Madeleine Bonsma-Fisher is a PhD candidate in biophysics. PHOTO COURTESY OF MARTIN LIPMAN/NSERC Image has been cropped

Madeleine Bonsma-Fisher is a PhD candidate in the Department of Physics in the lab of Dr. Sidhartha Goyal, specializing in biophysics. Bonsma-Fisher’s research focuses on applying physical concepts to solve biological problems. 

Unlocking science: knowledge behind closed doors

The way bacteria defend themselves against viruses is the focus of Bonsma-Fisher’s research.

“Just like us, bacteria can get sick from viruses,” wrote Bonsma-Fisher, “except that, for bacteria (which are just single cells), this often means imminent death.”

One of the ways that bacteria fight against illness is through the CRISPR-Cas system, an adaptive immune system. 

Bonsma-Fisher tries to “understand how CRISPR-Cas immune systems change the way populations look and behave” by “using mathematical tools from physics to create models of bacteria and viruses.”

An open source project she has been working on, in collaboration with over 30 colleagues internationally, is named phageParser.

As its source code is free to use and adapt for the public, Bonsma-Fisher hopes that the project “will make it easier for people to explore and use all the available information about CRISPR immune systems in known bacteria.”

“Science is largely funded by the public and should be accessible to the public,” she noted. “The problems we need science to help us solve are becoming so large and complex that not one person or group can do it alone.”

Fostering resilience through “failure” in research

A challenge highlighted by Bonsma-Fisher was accepting the inevitable delays and setbacks that happen in a research project. 

“It’s hard to look at months of work and realize it will never see daylight,” she explained, “but I try to look at slow or ‘failed’ projects as part of the process.” 

Bonsma-Fisher has since reframed these setbacks as learning experiences. “It’s like doing a homework assignment to learn something: trying something that doesn’t work or doesn’t have an obvious point is still not a waste of time.”

“I always learn things, and I think that learning to enjoy the slow process has made me a more resilient person and a better scientist,” added Bonsma-Fisher.

Subtle pressures facing women in STEM

Another challenge she has faced has been subtle forms of prejudice due to her gender.

“I have experienced many microaggressions over the years: each one by itself is hardly worth mentioning, but some people describe it as ‘death by a thousand cuts’ — eventually the never-ending low-level discomfort wears you down.”

Microaggressions are “subtle, often unintentional, [forms] of prejudice,” according to an article from Psychology Today

Examples of what she has experienced include “overhearing people saying sexist things or making sexist jokes and not being called out, having people say or imply that I experienced some aspect of my success because I’m a woman, [and] being asked on dates by male colleagues who were older or more senior than me.”

Another experience includes her repeated encounters of people who are “completely unaware” that systemic biases exist against women.

As a result of these experiences, she has felt pressured to change the way she dresses. She avoids appearing “too feminine” to blend in better with her male colleagues.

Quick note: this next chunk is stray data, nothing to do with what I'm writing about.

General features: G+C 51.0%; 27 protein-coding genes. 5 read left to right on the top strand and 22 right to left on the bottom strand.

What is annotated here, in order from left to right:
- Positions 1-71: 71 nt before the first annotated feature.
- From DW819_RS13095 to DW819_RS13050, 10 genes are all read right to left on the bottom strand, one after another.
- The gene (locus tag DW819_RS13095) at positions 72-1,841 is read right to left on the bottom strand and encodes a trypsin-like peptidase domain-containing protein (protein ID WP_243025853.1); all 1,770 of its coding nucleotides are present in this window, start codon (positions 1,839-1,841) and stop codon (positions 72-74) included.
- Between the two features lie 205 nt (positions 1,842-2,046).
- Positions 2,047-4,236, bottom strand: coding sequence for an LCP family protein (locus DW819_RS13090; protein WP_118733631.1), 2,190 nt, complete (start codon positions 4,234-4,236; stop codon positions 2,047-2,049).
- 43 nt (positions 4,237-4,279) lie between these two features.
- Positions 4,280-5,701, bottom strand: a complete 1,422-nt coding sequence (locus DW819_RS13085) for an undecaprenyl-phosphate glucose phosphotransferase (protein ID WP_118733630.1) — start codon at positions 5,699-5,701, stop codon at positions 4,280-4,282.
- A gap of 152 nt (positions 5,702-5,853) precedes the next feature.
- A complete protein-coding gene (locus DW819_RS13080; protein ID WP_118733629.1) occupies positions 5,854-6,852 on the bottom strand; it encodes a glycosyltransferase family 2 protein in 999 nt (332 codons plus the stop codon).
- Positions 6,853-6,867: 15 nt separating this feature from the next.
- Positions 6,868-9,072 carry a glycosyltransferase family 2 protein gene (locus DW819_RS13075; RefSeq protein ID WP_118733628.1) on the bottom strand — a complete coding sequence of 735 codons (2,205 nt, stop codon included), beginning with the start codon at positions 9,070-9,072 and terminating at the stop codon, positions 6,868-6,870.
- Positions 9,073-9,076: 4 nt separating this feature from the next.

“The feeling of not belonging is reinforced by things [that] imply that women are newcomers and outsiders in science,” she wrote, “even though this isn’t true.” 

Women who “stick it out in the face of hostility”

As she has progressed through her academic career, Bonsma-Fisher has noticed a drop in gender diversity. 

According to Bonsma-Fisher about a third of the students in her undergraduate program was comprised of women, while her graduate program only comprises about 10 per cent. 

“In terms of other underrepresented groups of ethnic, gender, and sexual identity,” she wrote, “my experience is that physics is woefully lacking.”

The issue of diversity in physics was discussed in an article by The Varsity, which noted the number of women in physics is lower than in biology or chemistry.  

A contributor to the imbalance, wrote Bonsma-Fisher, has been “a continual stream of microaggressions,” referring to a 2016 paper in Physical Review Physics Education Research.

“In a recent study, 74% of surveyed women undergraduate physics students had experienced sexual harassment in a physics context,” she further noted. “Faced with that kind of environment, why would anyone want to stick around?”

“These kinds of systemic biases are almost invisible to any individual woman in, say, a physics undergraduate program,” wrote Bonsma-Fisher, “but it can be very sobering (and it was for me) to learn that the system is subtly stacked against you, mostly in ways that will never be obvious to you.” 

Advice for students pursuing a career in STEM

When asked for advice for other students pursuing a career in STEM, she wrote that it’s difficult to give general guidance, as “what helps one person is often specific to their situation and might not help another.”

“But I think some things apply in general: the system does suck in a lot of ways, but there’s no one right way to do science and be successful.”

Rather than feeling out of place, she encourages students to remind themselves that “[their] perspective and unique experience is important and makes science better, and it’s okay to be yourself AND be a scientist.”

“I wish I knew then that there is no one kind of person who is meant to be a scientist, and also that “academic success” isn’t the only, or even best way to contribute to science.”

“I saw only a narrow path forward at that time that was basically just get good grades, go to a prestigious grad school, and write good papers. I would tell a younger me, ‘you belong in science,’” wrote Bonsma-Fisher.

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